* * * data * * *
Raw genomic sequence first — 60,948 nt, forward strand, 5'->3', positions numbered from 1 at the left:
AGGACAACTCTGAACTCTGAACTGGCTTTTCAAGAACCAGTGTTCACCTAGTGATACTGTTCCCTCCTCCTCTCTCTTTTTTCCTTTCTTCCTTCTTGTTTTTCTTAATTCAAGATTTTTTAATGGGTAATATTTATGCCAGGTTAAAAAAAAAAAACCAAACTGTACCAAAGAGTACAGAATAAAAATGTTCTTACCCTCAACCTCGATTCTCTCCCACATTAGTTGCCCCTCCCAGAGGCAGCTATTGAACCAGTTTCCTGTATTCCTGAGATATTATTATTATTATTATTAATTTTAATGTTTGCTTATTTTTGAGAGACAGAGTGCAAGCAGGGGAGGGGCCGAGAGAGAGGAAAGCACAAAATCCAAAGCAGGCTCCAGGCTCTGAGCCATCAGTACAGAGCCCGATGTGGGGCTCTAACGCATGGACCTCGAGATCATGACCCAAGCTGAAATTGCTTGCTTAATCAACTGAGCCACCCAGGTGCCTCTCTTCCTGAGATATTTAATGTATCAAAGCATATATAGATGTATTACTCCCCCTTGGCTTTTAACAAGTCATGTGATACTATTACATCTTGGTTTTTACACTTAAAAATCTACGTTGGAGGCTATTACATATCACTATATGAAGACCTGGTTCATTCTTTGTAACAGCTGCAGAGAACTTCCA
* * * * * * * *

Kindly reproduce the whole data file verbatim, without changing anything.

Raw genomic sequence first — 60,948 nt, forward strand, 5'->3', positions numbered from 1 at the left:
AGGACAACTCTGAACTCTGAACTGGCTTTTCAAGAACCAGTGTTCACCTAGTGATACTGTTCCCTCCTCCTCTCTCTTTTTTCCTTTCTTCCTTCTTGTTTTTCTTAATTCAAGATTTTTTAATGGGTAATATTTATGCCAGGTTAAAAAAAAAAAACCAAACTGTACCAAAGAGTACAGAATAAAAATGTTCTTACCCTCAACCTCGATTCTCTCCCACATTAGTTGCCCCTCCCAGAGGCAGCTATTGAACCAGTTTCCTGTATTCCTGAGATATTATTATTATTATTATTAATTTTAATGTTTGCTTATTTTTGAGAGACAGAGTGCAAGCAGGGGAGGGGCCGAGAGAGAGGAAAGCACAAAATCCAAAGCAGGCTCCAGGCTCTGAGCCATCAGTACAGAGCCCGATGTGGGGCTCTAACGCATGGACCTCGAGATCATGACCCAAGCTGAAATTGCTTGCTTAATCAACTGAGCCACCCAGGTGCCTCTCTTCCTGAGATATTTAATGTATCAAAGCATATATAGATGTATTACTCCCCCTTGGCTTTTAACAAGTCATGTGATACTATTACATCTTGGTTTTTACACTTAAAAATCTACGTTGGAGGCTATTACATATCACTATATGAAGACCTGGTTCATTCTTTGTAACAGCTGCAGAGAACTTCCA